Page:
* Prices may differ from that shown
Star - N/A
Genre - Drama
County - Iran (subtitles)
Certificate - 15
Run Time - 90 minutes
Blockbusters - £0.99 per night
Amazon - £7.00p DVD
So, a brooding macho Iranian subtitled film anyone? I thought not. Well I like my foreign films and if a good one shows up in Blockbusters I'm going to rent it, simple as, especially as Blockbusters is about to go under, which it is. It's unlikely this type of subtitled film will be tolerated in the UK when the only way to watch them will be online or waiting for it to arrive in a brown envelope three days later and so enjoy it while you can is my feeling on things.
The star of the film is Rafi Pitts, also the director and probably the only one who knows what is going on in his film and the motives for its lead protagonist. Purist will be infuriated with him by the way this film fails to explain certain situations and endings, The Hunter an extremely opaque affair. I, on the other hand, love films that don't preach to you and try to leave it up to the viewer to decide what means what and so reveled in the mystery of offer, the film as intriguing and enigmatic as Iran, the point, one presumes. That and the subtitles make you concentrate hard on films like this and so delightfully disoriented by the end. Never take the easy option when enjoying film.
Rafi Pitts ... Ali Alavi
Mitra Hajjar ... Sara P. Alavi - Ali's Wife
Malek Jahan Khazai ... Ali's Mother
Naser Madahi ... Basiri - Old Night guard
Ismaïl Amani ... Young boy
Saba Yaghoobi ... Saba Alavi - Ali's Daughter
Ali Mazinani ... Reza - Young night guard
Gholamreza Rajabzadeh ... Nazem - Police Officer
Ali Nicksaulat ... Police Officer - Commander
Brooding thirtysomething Ali (Rafi Pitts) is recently out of prison, for what offence we are not told, possibly for political reasons as this is Iran and he doesn't seem to like authority. He is struggling to find work to feed his wife Sara (Mitra Hajjar) and young daughter Saba (SabaYaghoobi) and when he is offered something, it's a security guard on the nightshirt at a factory, keeping him from his family once again, the only shift available to ex cons, so says the boss.
Ali is a man of few words and his only escape to enjoy his hunting hobby out in the woods in his spare time. What he hunts we don't know but he seems at home with nature and the haunting silence of the forest and the stillness of the passive mountains, the chance to impress his masculinity and pride of being who he is. Be it fleetingly he is a free man in the swirling mists and granite tips of the endless Iranian mountain ranges.
When his wife and daughter go missing in Tehran the police eventually reveal his wife has been killed but there was no little girl with her. Frantic, he hits the city with flyers, desperate to find her or someone who may have seen her. But nobody has and he is resigned to this fete, taking it out on the police by killing two cops on the motorway with his hunting rifle. Now he is a wanted man and the chase begins, the real Ali once again unpeeled now he is free of his chains.
I would say The Hunter is an acquired taste and if you like your movies to be laid out neatly in narrative and uncomplicated then this will do you head in. Nothing is explained and everything is a mystery, propaganda mixing with anxiety, what it must be like to live in Iran. Maybe the main protagonist was in prison for killing cops and why his wife and daughter have gone or maybe he was once one of them. Who knows? Either way Rafi Pitts magnetic lead turn is the movie and you won't let go of his arm in the forest. I think it's about masculinity amongst men and the need to keep your identity as family and authority crush you into a small space like a junk yard car compactor but again, who knows?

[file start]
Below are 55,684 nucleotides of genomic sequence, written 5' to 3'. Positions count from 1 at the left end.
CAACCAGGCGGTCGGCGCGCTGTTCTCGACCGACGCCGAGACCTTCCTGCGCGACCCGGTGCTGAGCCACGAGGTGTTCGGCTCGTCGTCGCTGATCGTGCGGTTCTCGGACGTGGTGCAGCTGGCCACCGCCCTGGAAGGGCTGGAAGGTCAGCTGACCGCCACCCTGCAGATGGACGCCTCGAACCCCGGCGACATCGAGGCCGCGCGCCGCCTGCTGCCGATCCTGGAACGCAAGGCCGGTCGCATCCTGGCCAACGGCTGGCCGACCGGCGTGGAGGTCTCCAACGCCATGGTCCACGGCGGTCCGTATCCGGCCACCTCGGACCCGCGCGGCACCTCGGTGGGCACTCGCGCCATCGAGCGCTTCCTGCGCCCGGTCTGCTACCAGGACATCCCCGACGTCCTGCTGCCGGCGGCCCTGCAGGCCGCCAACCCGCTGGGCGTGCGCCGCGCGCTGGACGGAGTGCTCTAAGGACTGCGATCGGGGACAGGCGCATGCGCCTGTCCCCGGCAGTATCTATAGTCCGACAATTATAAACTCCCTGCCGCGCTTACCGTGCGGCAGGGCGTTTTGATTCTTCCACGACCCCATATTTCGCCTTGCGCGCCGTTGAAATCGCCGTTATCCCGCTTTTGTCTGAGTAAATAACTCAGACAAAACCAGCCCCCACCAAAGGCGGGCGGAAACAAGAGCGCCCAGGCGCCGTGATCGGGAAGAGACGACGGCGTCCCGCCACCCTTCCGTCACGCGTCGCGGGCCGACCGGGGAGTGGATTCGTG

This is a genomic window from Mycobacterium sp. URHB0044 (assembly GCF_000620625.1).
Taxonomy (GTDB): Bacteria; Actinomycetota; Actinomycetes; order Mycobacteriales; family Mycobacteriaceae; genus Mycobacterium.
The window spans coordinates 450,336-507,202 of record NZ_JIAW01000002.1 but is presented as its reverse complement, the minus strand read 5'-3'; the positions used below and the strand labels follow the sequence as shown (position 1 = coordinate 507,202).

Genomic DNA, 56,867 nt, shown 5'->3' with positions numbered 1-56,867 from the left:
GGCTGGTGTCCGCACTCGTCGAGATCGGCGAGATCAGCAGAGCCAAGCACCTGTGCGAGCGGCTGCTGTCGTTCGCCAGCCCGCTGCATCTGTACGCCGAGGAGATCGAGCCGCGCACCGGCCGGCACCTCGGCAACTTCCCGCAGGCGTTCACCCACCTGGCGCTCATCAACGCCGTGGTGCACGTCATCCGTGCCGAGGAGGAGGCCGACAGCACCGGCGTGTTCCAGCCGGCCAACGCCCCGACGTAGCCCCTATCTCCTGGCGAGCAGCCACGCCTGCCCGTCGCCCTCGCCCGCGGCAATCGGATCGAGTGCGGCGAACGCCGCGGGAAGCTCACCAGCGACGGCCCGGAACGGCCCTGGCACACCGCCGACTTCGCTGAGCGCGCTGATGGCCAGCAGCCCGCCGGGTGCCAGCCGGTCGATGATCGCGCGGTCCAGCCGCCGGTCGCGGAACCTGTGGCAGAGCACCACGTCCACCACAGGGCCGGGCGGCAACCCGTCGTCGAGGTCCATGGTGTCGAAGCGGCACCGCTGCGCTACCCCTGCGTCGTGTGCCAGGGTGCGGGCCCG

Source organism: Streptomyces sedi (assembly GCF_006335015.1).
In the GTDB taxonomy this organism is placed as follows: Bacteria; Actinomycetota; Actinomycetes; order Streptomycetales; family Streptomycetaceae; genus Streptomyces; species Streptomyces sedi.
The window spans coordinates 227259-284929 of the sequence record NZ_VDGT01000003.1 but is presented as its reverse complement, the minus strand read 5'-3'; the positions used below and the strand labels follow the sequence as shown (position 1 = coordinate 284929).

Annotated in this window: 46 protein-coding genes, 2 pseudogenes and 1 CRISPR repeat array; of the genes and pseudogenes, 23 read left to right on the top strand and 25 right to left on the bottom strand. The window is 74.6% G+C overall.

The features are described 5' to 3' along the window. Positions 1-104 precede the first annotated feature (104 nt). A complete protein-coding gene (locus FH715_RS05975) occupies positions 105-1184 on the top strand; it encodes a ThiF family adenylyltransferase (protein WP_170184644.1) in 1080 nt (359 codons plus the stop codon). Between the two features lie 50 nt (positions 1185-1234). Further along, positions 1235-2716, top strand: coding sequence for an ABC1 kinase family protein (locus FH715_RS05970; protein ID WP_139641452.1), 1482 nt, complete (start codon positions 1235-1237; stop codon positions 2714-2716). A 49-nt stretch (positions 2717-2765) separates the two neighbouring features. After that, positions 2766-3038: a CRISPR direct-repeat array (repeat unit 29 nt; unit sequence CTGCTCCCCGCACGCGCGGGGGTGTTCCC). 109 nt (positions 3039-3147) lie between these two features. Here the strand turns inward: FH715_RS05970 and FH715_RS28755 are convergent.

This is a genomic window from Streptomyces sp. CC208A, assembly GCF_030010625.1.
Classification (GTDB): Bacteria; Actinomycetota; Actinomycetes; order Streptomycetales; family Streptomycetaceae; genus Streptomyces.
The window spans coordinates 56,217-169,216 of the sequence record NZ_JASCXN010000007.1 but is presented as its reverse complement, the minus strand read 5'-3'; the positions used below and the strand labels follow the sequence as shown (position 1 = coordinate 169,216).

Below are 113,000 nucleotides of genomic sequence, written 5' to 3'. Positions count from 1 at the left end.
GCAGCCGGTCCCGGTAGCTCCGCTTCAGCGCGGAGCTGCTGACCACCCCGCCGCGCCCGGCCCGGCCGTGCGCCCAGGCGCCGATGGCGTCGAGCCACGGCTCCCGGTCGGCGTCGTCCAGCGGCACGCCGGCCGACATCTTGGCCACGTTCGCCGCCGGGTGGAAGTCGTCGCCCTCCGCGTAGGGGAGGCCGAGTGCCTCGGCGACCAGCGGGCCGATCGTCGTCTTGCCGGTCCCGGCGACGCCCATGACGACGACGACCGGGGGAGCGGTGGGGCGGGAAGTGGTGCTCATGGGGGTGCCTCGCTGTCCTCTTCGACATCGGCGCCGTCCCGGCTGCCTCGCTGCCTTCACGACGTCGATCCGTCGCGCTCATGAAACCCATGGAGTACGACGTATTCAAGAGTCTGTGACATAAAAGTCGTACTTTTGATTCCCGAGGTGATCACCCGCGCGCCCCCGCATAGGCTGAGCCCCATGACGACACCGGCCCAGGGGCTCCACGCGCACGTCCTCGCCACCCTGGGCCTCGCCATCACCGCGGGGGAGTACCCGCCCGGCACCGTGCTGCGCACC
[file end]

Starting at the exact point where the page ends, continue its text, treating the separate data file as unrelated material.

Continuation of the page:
Yes the film is a little confusing and deliberately obtrusive and nothing is ever revealed but this still intrigues. It's definitely an anti Iran regime statement and so exercise by Pitts on his beloved repressive country as the film looks and feels dark and foreboding throughout to express that authoritarian society of secret police the paranoid ranting mullahs have created to keep power in Iran. Even the grey cars on the spaghetti of flyovers and motorways seem set to only drive at one boring speed all day or you will get a limb chopped off by someone important. In fact it almost art house at times and the real message and mystery of the film hidden in the films makers vision on screen, Rafi's foreboding performance simply a sinecure to sign post it.
Imdb.com - 6.2/10.0 (875 votes)
Metacritc.com - 76% critic's approval rating
Rottentomatos.com - 78% critic's approval rating
Chicago Sun -Times -'This is a parable about modern Iran, and like many recent Iranian films it leaves its meaning to the viewer'.
Village Voice -'Filmed during the months leading up to the 2009 presidential election in Iran, The Hunter still seethes with fury -- and anticipates the blood that would spill after the vote'.
New York Times - 'The clammy chill that pervades "The Hunter," the fourth feature film by the Iranian director Rafi Pitts, seeps under your skin as you wait for its grim, taciturn protagonist to detonate'.
New Yorker -'If you find it convenient to think of Iran more as a bad dream than as a perceptible place, this is the film for you'.
New York Daily Times -'Pitts turns images of everyday urban sights - plaza steps, concrete apartment houses - into reflections of Ali's sense of emptiness and entrapment'.
Daily Mirror -'A film with a split personality, it initially intrigues before eventually infuriating'.
The Telegraph -'Moody and rather depressing, it's also haunting and utterly involving right to the bitter end.
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